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January, 2014 Monthly archive

aTayKayChin

It’s interesting to note that your book, while titled Made in Singapore, was captured almost entirely in Bangladesh, about a non-Singaporean. What makes this a Singapore story?

The protagonist in Made in Singapore is Salim Javed, who is from Bangladesh and has worked in Singapore since 1996. While I used the title Made in Singapore to refer to the baby girl his wife Jorna conceived when visiting Salim in Singapore, I realised along the way that he came here to make life better for himself and his family, and it is no exaggeration to say that many of these dreams were ‘made’ in Singapore. The money he earned here as a construction foreman is much higher than what he could have made back in his village, and it has certainly benefited his loved ones. Salim is a representative of the thousands of migrant workers who work here, and I certainly believe that they are part and parcel of the Singapore narrative.

You met Salim five years ago when he helped to build your house. But there were other workers involved as well. Why the interest in Salim?

Among all the workers, Salim spent the longest time at our house because he was the foreman for the project. For months, he slept in what is now our living room. The makeshift kitchen where he used to cook is now our patio. I met him almost every day during the building process and he talked to me the most. By the time the house was near completion, I knew quite a lot about him.

One day after we moved in, he popped by to do some small repairs and took the opportunity to tell me that he got engaged. I jokingly told him that I would go to his wedding in Bangladesh if he invited me, and he took it seriously. So when he really invited me, I could not refuse.

Over the years, Salim has also become the guy our builders send over whenever we need something added or fixed. After photographing his wedding, I felt that there are a lot more stories about Salim and his family that I want to share with others. We are so used to chatting with each other now, that I think it has become second nature for him to update me about his life.

From your introduction to this book, it appears that you have quite an in-depth understanding of Salim’s family, and the relationship between him and the villagers. Do you feel like an intruder in his life?

Everything that I do as a photographer is a form of intrusion, but I believe that I have, over the years, earned Salim’s trust and therefore access. However, there were times when I had to refrain from asking some difficult questions, and there were times when I stopped myself from making certain images.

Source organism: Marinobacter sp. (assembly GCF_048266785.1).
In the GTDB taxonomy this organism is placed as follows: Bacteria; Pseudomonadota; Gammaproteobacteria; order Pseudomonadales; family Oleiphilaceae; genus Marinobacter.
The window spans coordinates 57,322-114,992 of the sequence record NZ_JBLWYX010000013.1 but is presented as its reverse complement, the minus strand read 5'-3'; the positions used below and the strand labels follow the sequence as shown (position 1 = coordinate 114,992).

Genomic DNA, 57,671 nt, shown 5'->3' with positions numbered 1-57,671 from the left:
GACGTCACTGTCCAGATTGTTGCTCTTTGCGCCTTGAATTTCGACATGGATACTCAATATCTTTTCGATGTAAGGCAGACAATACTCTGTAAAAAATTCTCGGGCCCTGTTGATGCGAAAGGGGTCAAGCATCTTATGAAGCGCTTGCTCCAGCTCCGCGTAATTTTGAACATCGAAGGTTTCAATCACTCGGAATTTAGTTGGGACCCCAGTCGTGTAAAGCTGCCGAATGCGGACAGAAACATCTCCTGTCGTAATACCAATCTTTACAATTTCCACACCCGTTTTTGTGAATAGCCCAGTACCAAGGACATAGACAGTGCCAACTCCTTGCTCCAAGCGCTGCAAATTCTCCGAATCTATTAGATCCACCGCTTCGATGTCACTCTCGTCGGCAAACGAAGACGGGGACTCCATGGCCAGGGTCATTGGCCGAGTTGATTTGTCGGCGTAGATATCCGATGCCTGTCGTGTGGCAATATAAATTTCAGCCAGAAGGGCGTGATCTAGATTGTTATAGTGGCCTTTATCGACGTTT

For instance, I had asked many times about being in the delivery room with his wife, but Salim was always diplomatic in his replies, which ranged from a smile to “see how lah” to “cannot lah”.

Another instance was on our last night in the village, when Salim and Jorna were having a long chat on the couch outside our room. He had become room-less because Jorna’s friends and relatives were staying in their room, and Salim had kindly given the two other rooms to my partners Samuel and Juliana, and me.

It was a very intimate moment between Salim and Jorna, and one of the few times they had a chance to be alone together. I forced myself to get out of my room with my camera and shot a few frames, all from a distance. When I returned to my room and looked through what I had photographed, they were not very satisfactory. Samuel, who had travelled to Bangladesh with me to make a documentary, kept egging me to go out again and try photographing from the reverse angle, but I procrastinated. In the end, I went to bed obsessing about what I could have done. I still think about the possible images, but I’m kind of glad I didn’t intrude in this instance.

I have never assumed that I have a right to poke my nose into every situation, and I am thankful every time someone grants me permission.

How did the rest of the villagers treat you when you were in Baktabali with Salim?

Bangladeshis, especially those in rural areas, are really hospitable folks. We could walk on our own freely because the whole village knew who were and most people felt that it was their collective responsibility to ensure our safety. A few of the kids who knew me from my previous visit also saw themselves as our guardians and would chase others away so that we could work.